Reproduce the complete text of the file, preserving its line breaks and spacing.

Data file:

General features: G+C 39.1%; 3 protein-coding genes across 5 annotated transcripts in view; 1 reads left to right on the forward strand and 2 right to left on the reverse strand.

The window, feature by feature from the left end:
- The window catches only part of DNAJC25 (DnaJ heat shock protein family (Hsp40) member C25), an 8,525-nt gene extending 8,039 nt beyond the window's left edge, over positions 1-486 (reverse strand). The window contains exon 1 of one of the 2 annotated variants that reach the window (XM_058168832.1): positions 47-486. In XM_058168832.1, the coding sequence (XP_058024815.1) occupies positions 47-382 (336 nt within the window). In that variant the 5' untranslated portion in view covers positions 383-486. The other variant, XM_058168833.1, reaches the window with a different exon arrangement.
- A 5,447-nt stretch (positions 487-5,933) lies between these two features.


General features: G+C 39.1%; 3 protein-coding genes across 5 annotated transcripts in view; 1 reads left to right on the forward strand and 2 right to left on the reverse strand.

The window, feature by feature from the left end:
- The window catches only part of DNAJC25 (DnaJ heat shock protein family (Hsp40) member C25), an 8,525-nt gene extending 8,039 nt beyond the window's left edge, over positions 1-486 (reverse strand). The window contains exon 1 of one of the 2 annotated variants that reach the window (XM_058168832.1): positions 47-486. In XM_058168832.1, the coding sequence (XP_058024815.1) occupies positions 47-382 (336 nt within the window). In that variant the 5' untranslated portion in view covers positions 383-486. The other variant, XM_058168833.1, reaches the window with a different exon arrangement.
- A 5,447-nt stretch (positions 487-5,933) lies between these two features.